9. Graphite Flakes in Gray Cast iron Photomicrograph of Gray Cast iron

  10. Advantages of Gray Cast Iron: • Graphite acts a s a chip breaker and a tool lubricant. •  Very high damping capacity. •  Good dry bearing qualities due to graphite.   • After formation of protective scales, it resists corrosion in many common engineering environments.

  11. Disadvantages • Brittle (low impact strength) which severely limits use for critical applications.   • Graphite acts as a void and reduces strength. Maximum recommended design stress is 1/4 of the ultimate tensile strength. Maximum fatigue loading limit is 1/3 of fatigue strength.   • Changes in section size will cause variations in machining characteristics due to variation in microstructure.   • Higher strength gray cast irons are more expensive to produce. •  Alloy additions can cause foundry problems with reuse of scrap (runners, risers, etc) and interrupt normal production. •  Increase in strength does not bring corresponding increase in fatigue strength. •  Cr, Mo and V are carbide stabilizers which improve strength and heat resistance but impair machinability.

  12. White Cast Iron • White cast iron is unique in that it is the only member of the cast iron family in which carbon is present only as carbide. Due to the absence of graphite, it has a light appearance. The presence of different carbides, depending on the alloy content, makes white cast irons extremely hard and abrasion resistant but very brittle. An improved form of white cast iron is the chilled cast iron.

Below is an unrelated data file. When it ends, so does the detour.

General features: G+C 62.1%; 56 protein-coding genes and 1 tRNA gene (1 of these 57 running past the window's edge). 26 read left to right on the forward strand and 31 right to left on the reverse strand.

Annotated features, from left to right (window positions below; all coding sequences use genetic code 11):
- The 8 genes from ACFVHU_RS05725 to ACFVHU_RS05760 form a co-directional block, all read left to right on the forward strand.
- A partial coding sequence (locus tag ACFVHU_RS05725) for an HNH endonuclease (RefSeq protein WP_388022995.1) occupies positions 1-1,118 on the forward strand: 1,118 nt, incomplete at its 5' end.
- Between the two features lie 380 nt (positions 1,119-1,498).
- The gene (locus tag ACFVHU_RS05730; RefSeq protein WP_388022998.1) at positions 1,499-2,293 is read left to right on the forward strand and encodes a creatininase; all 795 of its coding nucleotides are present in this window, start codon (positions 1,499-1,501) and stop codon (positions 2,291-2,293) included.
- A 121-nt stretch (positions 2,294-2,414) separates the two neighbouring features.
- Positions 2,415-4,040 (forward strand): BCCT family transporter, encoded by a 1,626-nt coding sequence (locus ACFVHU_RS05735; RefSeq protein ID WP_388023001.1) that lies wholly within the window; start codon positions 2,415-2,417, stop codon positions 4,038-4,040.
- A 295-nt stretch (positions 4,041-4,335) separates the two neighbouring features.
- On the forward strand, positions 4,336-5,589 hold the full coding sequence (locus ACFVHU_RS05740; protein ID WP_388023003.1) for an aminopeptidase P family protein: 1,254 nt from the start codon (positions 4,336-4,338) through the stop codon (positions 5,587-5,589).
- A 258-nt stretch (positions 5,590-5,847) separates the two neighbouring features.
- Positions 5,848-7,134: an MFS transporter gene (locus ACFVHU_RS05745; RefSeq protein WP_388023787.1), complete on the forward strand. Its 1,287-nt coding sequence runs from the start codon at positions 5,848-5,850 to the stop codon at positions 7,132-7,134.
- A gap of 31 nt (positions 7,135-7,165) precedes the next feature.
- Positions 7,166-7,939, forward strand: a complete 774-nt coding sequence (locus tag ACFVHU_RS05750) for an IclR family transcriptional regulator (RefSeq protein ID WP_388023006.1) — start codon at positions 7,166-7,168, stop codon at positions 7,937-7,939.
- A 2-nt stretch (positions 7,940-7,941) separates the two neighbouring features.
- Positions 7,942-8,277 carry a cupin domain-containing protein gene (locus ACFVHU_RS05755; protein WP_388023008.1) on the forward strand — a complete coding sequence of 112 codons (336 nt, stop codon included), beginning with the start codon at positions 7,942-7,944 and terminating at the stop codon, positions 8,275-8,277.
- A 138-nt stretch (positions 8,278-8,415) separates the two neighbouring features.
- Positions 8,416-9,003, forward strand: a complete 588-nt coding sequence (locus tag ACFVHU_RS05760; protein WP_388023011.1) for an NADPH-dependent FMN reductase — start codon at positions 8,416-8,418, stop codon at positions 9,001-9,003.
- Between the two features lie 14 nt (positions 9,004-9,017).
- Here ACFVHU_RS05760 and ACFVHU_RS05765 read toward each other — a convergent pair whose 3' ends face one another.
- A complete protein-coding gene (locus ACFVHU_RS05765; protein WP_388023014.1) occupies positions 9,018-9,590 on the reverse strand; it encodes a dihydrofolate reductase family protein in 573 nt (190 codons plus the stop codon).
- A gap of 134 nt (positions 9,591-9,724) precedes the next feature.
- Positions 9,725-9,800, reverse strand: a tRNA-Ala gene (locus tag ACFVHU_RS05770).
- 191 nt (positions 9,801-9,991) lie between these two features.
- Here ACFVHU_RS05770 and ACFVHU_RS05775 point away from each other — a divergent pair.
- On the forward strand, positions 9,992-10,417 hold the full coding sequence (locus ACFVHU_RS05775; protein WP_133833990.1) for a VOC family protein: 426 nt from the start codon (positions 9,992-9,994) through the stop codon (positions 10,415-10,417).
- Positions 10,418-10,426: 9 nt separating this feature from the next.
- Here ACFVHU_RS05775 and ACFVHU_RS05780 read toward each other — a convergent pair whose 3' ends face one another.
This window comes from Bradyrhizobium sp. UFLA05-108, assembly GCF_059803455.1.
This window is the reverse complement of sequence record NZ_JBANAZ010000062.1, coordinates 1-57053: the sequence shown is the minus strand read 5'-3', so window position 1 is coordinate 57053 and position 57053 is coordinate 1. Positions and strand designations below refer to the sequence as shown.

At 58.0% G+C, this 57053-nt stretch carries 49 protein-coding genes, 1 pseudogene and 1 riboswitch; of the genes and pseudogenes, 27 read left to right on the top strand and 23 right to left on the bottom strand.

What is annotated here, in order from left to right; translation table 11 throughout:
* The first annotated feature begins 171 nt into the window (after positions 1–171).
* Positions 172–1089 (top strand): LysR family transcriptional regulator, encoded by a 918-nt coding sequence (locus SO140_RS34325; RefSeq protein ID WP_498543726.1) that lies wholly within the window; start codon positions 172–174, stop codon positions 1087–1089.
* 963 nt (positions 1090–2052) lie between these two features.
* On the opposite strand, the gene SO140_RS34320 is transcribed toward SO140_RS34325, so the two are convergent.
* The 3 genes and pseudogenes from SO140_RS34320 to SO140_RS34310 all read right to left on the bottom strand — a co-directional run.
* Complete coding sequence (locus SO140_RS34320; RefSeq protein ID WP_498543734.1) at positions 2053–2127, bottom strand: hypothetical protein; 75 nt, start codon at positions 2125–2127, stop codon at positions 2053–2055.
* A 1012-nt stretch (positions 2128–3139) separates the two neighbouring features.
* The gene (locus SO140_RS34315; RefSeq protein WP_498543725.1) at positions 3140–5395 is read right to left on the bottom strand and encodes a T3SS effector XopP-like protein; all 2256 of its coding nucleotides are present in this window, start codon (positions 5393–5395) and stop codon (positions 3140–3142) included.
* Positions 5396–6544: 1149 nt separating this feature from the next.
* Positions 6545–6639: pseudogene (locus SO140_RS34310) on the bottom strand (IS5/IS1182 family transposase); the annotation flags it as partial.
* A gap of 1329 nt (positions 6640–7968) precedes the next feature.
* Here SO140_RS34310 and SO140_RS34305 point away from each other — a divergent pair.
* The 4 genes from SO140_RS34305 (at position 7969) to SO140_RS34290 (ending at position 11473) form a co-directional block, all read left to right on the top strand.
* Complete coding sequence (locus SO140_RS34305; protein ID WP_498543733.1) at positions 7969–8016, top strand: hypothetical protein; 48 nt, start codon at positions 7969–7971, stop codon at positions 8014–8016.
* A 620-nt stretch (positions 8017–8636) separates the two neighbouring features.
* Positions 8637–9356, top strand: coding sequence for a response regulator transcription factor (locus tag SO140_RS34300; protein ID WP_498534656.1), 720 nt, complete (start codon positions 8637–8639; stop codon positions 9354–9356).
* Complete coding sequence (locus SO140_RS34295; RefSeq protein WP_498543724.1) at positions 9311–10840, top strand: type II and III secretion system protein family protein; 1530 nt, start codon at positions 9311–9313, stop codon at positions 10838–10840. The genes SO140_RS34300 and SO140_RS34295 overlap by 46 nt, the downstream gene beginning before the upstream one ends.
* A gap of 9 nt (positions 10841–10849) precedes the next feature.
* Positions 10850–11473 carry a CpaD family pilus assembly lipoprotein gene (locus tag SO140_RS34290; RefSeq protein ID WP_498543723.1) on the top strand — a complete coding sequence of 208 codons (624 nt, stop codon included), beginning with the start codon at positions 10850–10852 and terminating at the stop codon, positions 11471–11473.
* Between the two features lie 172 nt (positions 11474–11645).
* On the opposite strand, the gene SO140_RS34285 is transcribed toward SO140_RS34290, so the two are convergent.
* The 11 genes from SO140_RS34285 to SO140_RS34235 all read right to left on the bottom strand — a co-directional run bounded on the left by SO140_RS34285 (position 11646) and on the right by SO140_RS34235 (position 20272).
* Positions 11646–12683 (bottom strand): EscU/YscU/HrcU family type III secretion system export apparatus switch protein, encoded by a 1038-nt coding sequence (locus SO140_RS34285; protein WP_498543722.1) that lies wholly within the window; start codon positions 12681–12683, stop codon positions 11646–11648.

13. Photomicrograph of White Cast Iron

  14. Advantages • Very hard, wear resistance and brittle (Large amount of iron carbide ) • Rapid cooling of gray iron

  15. Ductile Cast Iron (Nodular Cast Iron) • This structure is developed from the melt. The carbon forms into spheres when cerium, magnesium, sodium, or other elements are added to a melt of iron with a very low sulfur content that will inhibit carbon from forming. The control of the heat-treating process can yield pearlitic, ferritic, martensitic matrices into which the carbon spheres are embedded.

  16. Nodular (Ductile) Cast Iron and the spherical carbon embedded into the matrix.

  17. The advantages of ductile cast iron which have led to its success are numerous, but they can be summarized easily-versatility and high performance at low cost. Other members of the ferrous casting family may have superior individual properties which might make them the material of choice in some applications, but none have the versatility of ductile cast iron, which often provides the designer with the best combination of overall properties. This is especially evident in the area of mechanical properties where ductile cast iron offers the designer the option of selecting high ductility, with grades guaranteeing more than 18% elongation (as high as 25 %), or high strength, with tensile strengths exceeding 120 Ksi. Austempered ductile iron offers even greater mechanical and wear resistance, providing tensile strengths exceeding 230 Ksi.